I don’t know if it was a language problem or just a breach of our driver’s comfort zone but it caused a certain inflexibility of attitude. We had already done many of the things on the typical Chiang Rai tour list, which seemed like poor value for money, so we booked our own driver and car which we thought would allow us to construct our own far-reaching itinerary. Like many things it started out smoothly. Or maybe we should’ve realized when he wouldn’t take the more scenic road we preferred, to our first stop. He still managed to get us to the Baan Dam Museum, better known as the Black House.
Free from temple dogma Thai National Artist Thawan Duchanee felt unrestrained to plumb the darkest recesses of his mind. I was vibrating with anticipation and gladly paid the entrance fee that seems to be the first thing you do at one of these projects. Oddly, the entrance to the Black House seemed peaceful, almost reverential but at least you can leave your shoes on!
Not actually black but a dark dull stain, the Black House seems rather small, almost humble, as one enters the great hall but magically expands as you cross the threshold and your eyes follow the ladder-like steps nearly four stories up into the rafters.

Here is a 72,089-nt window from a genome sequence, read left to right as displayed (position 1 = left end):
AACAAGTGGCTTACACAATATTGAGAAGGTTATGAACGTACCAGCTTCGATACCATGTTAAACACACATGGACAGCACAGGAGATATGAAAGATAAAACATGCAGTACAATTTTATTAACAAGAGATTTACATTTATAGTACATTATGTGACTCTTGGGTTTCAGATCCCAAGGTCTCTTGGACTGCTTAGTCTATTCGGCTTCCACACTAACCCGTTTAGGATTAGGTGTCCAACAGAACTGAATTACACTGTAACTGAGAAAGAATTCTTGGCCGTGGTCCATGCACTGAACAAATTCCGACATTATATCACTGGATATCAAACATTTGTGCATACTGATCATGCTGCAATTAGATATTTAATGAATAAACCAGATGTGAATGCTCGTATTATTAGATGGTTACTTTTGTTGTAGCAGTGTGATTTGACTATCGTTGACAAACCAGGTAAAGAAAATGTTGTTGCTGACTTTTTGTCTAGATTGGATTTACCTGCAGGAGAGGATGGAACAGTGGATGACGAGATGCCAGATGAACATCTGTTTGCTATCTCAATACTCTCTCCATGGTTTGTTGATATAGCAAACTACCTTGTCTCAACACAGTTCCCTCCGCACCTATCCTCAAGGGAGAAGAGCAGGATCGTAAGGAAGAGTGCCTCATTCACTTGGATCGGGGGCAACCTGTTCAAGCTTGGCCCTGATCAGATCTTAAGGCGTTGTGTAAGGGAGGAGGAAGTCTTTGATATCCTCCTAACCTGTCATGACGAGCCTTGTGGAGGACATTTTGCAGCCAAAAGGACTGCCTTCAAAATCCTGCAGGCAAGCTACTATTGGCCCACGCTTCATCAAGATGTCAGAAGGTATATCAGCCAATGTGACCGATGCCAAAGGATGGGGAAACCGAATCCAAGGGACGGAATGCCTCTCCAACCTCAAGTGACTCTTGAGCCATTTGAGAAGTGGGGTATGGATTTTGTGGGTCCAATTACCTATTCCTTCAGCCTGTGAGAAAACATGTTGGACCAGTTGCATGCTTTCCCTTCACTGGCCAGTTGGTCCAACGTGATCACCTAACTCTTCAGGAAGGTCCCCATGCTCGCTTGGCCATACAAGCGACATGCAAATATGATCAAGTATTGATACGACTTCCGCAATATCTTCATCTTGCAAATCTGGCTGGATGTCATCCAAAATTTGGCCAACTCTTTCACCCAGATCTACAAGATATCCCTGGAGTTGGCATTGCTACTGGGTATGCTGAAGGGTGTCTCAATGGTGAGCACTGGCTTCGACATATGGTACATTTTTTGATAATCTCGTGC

One shudders at what the view from up there might do to your bladder. That’s when the assault to your senses begins to overwhelm. It’s kind of a gothic perspective on Buddhist art.
The exhibits mostly consist of the skin, horns, and bones of dangerous animals arranged in artistic patterns that seem to change their meaning somehow.
This menagerie is accompanied by a massive hoard of old Thai collectibles worthy of a Cracker Barrel restaurant in the U.S.
Many of the 40 some-odd buildings can only be viewed from outside the structure.
Duchanee is said to occasionally spend the night inside his personal apartment in what is known as “the whale.”
Volunteers and backpackers stay in these concrete yurts.
As seductive as inspecting Duchanee’s gothic nightmare is, we’ve miles to go to our next stop. We soon realized that our headstrong driver had his own ideas about our itinerary and we found ourselves taking a huge detour to see a tea plantation which was the last priority on our list, only if we have the time. All things being equal I like tea plantations, but we’ve seen the terraced valleys of Bali and you just can’t touch that for scenic tranquil beauty .
So we lost an hour and a half while trying to convey our disappointment at how this was progressing and we really ought to head north to the rescue cave as soon as possible. Our thinking was our car, our driver, our rules.
Now we dolly back, then we fade to black in preparation for round two.